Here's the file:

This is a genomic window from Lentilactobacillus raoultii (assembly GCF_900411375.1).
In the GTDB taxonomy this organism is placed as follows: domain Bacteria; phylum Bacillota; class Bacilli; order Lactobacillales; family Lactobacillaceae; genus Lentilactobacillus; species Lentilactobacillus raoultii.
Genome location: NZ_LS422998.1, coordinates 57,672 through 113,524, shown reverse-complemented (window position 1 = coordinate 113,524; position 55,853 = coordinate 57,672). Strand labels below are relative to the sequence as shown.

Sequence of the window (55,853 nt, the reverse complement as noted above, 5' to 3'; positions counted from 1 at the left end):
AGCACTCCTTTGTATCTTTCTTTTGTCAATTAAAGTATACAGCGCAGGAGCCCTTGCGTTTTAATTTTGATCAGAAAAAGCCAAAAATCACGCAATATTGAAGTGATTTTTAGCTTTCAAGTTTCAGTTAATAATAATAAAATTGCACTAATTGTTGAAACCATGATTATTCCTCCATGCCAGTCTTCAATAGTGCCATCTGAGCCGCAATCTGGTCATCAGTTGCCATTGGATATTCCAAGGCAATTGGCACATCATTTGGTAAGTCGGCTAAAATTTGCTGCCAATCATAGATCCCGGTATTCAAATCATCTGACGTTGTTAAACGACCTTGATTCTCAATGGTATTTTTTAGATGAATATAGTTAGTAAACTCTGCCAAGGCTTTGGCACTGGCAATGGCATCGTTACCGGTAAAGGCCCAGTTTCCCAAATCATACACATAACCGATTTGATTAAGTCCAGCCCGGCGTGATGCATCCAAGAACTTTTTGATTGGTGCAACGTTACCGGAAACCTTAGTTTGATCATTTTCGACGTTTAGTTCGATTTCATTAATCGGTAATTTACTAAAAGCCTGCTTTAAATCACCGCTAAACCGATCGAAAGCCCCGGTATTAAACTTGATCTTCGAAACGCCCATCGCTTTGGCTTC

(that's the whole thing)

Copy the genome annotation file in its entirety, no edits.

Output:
This is a genomic window from Lentilactobacillus raoultii (assembly GCF_900411375.1).
In the GTDB taxonomy this organism is placed as follows: domain Bacteria; phylum Bacillota; class Bacilli; order Lactobacillales; family Lactobacillaceae; genus Lentilactobacillus; species Lentilactobacillus raoultii.
Genome location: NZ_LS422998.1, coordinates 57,672 through 113,524, shown reverse-complemented (window position 1 = coordinate 113,524; position 55,853 = coordinate 57,672). Strand labels below are relative to the sequence as shown.

Sequence of the window (55,853 nt, the reverse complement as noted above, 5' to 3'; positions counted from 1 at the left end):
AGCACTCCTTTGTATCTTTCTTTTGTCAATTAAAGTATACAGCGCAGGAGCCCTTGCGTTTTAATTTTGATCAGAAAAAGCCAAAAATCACGCAATATTGAAGTGATTTTTAGCTTTCAAGTTTCAGTTAATAATAATAAAATTGCACTAATTGTTGAAACCATGATTATTCCTCCATGCCAGTCTTCAATAGTGCCATCTGAGCCGCAATCTGGTCATCAGTTGCCATTGGATATTCCAAGGCAATTGGCACATCATTTGGTAAGTCGGCTAAAATTTGCTGCCAATCATAGATCCCGGTATTCAAATCATCTGACGTTGTTAAACGACCTTGATTCTCAATGGTATTTTTTAGATGAATATAGTTAGTAAACTCTGCCAAGGCTTTGGCACTGGCAATGGCATCGTTACCGGTAAAGGCCCAGTTTCCCAAATCATACACATAACCGATTTGATTAAGTCCAGCCCGGCGTGATGCATCCAAGAACTTTTTGATTGGTGCAACGTTACCGGAAACCTTAGTTTGATCATTTTCGACGTTTAGTTCGATTTCATTAATCGGTAATTTACTAAAAGCCTGCTTTAAATCACCGCTAAACCGATCGAAAGCCCCGGTATTAAACTTGATCTTCGAAACGCCCATCGCTTTGGCTTC